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Why dual-track transformation is the future of business innovation

After a decade of digital development and evolution, it was already clear at the dawn of 2020 that organizations agile enough to adjust and transform stood the best chance of growing their businesses. The Covid-19 pandemic has since shifted the digital revolution into overdrive, to the point that an organization’s ability to accomplish dual-track transformations — executing both long-term transitions and real-time process innovations — isn’t so much an advantage as it is a prerequisite for survival. 

Companies in just about every sector have been impacted by the pandemic, a tragedy that has become a once-in-a-generation catalyst for business change. The numbers are stunning: When Harvard Business Review conducted a survey of over 520 global executives this summer, 91% of respondents said that their organizations altered their operating models over the last ten months. Organizations have had to adjust to emerging challenges such as newly remote workplaces, facilities that require advanced safety protocol, and entirely rerouted supply chains, to name just a few.

As a result, 82% of executives said that the pandemic has rendered fast modernization of their workflows all the more urgent. While no one could have predicted the outbreak, the need for agility in operations shouldn’t have come as a surprise — even before the pandemic, another Harvard Business Review study found that 78% of the 400 IT professionals and CTOs surveyed said they weren’t willing to rate their transformation strategies as “very effective.” 

Rapid-cycle innovation doesn’t mean improvisation or figuring it out as you go. An organization needs to have the right tools in order to be able to adjust to new circumstances and innovate solutions to unforeseen challenges. Created for companies in search of rapid-cycle innovations, Quick Base’s low-code platform has become the go-to engine for creating safe, efficient, and sustainable new tools and processes to keep up with the ever-changing demands of the market.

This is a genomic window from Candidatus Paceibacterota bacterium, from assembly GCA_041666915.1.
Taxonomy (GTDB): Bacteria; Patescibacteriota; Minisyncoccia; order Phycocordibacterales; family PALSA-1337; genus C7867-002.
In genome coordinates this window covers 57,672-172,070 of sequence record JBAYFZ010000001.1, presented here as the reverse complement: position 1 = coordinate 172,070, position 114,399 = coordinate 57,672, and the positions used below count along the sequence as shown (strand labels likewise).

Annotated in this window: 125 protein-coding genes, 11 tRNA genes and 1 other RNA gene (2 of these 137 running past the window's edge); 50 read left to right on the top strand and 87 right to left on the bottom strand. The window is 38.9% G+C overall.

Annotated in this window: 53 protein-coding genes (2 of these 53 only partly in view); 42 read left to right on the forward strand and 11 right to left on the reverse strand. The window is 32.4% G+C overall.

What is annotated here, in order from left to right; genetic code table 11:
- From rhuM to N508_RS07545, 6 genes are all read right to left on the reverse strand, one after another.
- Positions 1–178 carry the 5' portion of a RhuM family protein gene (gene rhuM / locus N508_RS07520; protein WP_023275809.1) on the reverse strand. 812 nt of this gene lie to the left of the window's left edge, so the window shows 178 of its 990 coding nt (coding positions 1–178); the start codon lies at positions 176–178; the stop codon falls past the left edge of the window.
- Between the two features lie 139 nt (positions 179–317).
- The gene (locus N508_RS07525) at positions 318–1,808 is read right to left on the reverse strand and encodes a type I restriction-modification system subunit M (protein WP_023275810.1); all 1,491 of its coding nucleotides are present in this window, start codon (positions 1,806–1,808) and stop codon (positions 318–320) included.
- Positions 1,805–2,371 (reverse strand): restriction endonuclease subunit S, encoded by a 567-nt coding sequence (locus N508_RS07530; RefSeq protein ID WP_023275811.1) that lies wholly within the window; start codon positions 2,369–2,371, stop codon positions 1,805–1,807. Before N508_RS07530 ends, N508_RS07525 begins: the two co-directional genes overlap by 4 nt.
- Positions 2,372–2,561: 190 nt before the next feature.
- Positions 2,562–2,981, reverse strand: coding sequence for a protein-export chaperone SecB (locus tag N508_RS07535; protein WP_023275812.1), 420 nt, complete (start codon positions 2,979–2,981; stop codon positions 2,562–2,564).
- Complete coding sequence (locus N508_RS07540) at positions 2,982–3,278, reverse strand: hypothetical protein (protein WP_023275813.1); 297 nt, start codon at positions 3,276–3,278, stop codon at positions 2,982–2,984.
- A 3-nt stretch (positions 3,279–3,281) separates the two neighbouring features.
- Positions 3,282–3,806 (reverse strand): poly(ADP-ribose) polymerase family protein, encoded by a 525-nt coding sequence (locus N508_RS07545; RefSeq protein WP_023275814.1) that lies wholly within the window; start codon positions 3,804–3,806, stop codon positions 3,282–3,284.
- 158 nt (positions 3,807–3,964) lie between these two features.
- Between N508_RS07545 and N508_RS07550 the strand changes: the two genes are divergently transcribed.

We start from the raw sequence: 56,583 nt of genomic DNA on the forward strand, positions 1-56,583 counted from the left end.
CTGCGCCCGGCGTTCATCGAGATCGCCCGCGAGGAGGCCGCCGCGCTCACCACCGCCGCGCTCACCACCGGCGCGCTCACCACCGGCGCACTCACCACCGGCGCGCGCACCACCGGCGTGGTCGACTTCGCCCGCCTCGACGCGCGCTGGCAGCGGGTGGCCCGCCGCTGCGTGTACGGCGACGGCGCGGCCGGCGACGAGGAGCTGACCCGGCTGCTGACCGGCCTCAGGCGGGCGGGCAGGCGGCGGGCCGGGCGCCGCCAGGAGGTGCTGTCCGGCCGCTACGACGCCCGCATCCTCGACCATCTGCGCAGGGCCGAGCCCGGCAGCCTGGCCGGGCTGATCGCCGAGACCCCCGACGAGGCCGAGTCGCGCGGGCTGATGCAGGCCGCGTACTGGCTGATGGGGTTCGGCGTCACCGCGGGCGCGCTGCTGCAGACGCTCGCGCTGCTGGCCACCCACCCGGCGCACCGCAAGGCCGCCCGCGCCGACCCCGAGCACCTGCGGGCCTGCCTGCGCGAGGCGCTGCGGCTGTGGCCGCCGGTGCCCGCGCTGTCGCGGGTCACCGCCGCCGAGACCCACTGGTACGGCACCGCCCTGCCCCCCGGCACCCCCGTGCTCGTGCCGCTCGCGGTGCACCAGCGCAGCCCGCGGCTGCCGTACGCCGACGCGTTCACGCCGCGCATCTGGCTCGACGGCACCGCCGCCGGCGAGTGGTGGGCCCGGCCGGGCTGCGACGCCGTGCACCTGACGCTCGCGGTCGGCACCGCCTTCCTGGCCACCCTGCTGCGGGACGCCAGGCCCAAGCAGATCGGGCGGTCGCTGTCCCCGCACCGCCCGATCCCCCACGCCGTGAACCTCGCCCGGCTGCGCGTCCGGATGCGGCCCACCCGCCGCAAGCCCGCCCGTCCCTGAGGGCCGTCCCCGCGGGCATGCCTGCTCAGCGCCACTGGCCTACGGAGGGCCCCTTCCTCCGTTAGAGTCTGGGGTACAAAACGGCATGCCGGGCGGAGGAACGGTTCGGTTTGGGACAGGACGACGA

Low-code empowers employees to harness the power of innovation 

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Quick Base’s low-code application development platform was designed to empower employees in most every division of an organization — if someone can build a spreadsheet and do basic work with a database, they’re going to be able to take part. Departmental employees’ insights are particularly valuable, as they are the first to notice inefficiencies and pain points. They are also the people most equipped to prescribe practical solutions that don’t require massive investment or yearslong transformation to enact. 

The software is as powerful as it is accessible. Quick Base’s platform offers templates, pre-built forms, objects, and a wide array of functions that make it easy to build and customize key applications. Among many other things, these apps can enhance and extend existing workflows, automate manual processes, and make it easier to share information internally. Low-code creates regular opportunities for quick wins, which can accumulate into significant advances. Over time, those advances become competitive advantages.

In the Harvard Business Review’s July survey of business leaders, just 27% of executives said that they were happy with their transformation strategies both before and after the pandemic hit. Of those execs who were satisfied, an overwhelming 73% led organizations that used low-code applications.

Empowering employees to design and create their solutions also takes a big weight off of the shoulders of IT professionals, who have more work than ever in the face of relentless change. At the same time, Quick Base’s software won’t introduce any external threats or headaches for the tech department, because the apps it creates integrate with an organization’s existing IT and security protocol. Early adopters have seen unrivaled growth since beginning to use Quick Base, which becomes a default tool once integrated into an organization. Zimmer Biomet, a medical device manufacturer, has created more than 80 applications and counting using the low-code software.